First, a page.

Bundy H, Stahl D, MacCabe JH. A systematic review and meta-analysis of the fertility of patients with schizophrenia and their unaffected relatives.
Objective: We aimed to systematically evaluate the empirical evidence for the commonly held view that the reduced reproductive output in patients with schizophrenia is compensated for by an increased fitness in unaffected relatives. Secondary aims were to quantify the magnitude of the fertility disadvantage and the apparent gender difference in fertility of patients with schizophrenia.
Method: We carried out a systematic review and meta-analysis of studies investigating the fertility of patients with schizophrenia, their siblings, their parents and the general population.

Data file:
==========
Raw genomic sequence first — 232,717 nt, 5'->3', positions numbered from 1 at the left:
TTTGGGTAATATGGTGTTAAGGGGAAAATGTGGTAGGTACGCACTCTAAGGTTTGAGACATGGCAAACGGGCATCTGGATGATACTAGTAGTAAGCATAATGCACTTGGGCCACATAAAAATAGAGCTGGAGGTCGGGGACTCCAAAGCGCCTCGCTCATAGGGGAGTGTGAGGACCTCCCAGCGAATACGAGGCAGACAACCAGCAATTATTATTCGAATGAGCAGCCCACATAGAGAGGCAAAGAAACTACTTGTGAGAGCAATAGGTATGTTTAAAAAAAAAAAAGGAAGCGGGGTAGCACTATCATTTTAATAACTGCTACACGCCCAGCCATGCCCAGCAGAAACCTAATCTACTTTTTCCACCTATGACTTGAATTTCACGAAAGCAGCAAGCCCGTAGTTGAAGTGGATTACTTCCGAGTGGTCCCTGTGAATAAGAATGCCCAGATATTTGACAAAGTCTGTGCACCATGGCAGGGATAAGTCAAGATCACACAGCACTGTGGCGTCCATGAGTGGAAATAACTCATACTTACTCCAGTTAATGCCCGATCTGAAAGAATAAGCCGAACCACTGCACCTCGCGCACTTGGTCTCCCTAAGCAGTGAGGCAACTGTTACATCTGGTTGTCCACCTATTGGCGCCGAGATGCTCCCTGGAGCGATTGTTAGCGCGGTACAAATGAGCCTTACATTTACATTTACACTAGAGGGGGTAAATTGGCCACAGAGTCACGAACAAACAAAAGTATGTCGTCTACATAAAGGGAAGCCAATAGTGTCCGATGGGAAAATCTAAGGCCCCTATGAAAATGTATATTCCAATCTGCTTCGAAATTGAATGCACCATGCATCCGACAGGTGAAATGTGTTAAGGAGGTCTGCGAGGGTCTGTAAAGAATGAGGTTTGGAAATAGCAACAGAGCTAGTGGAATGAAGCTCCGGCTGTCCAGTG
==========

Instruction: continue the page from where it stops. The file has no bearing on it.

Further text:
Results: Patients with schizophrenia had reduced fertility compared with the general population, [Fertility Ratio (FR) = 0.39 (95% Confidence Interval (CI) = 0.35–0.44)]. Siblings of patients with schizophrenia had somewhat fewer offspring than the general population (FR = 0.96, 95% CI = 0.93–1.00). Parents of patients with schizophrenia had fertility similar to the general population (FR = 1.17, 95% CI = 0.94–1.46). Men had a greater impairment in fertility than women, both in patients (FR = 0.54, 95% CI = 0.50–0.57) and in their unaffected siblings (FR = 0.81, 95% CI = 0.71–0.92).
Conclusion: Compensatory fitness advantage in siblings and parents cannot explain the maintenance of schizophrenia in the population. Alternative explanations include mutation-selection balance and the role of quantitative traits.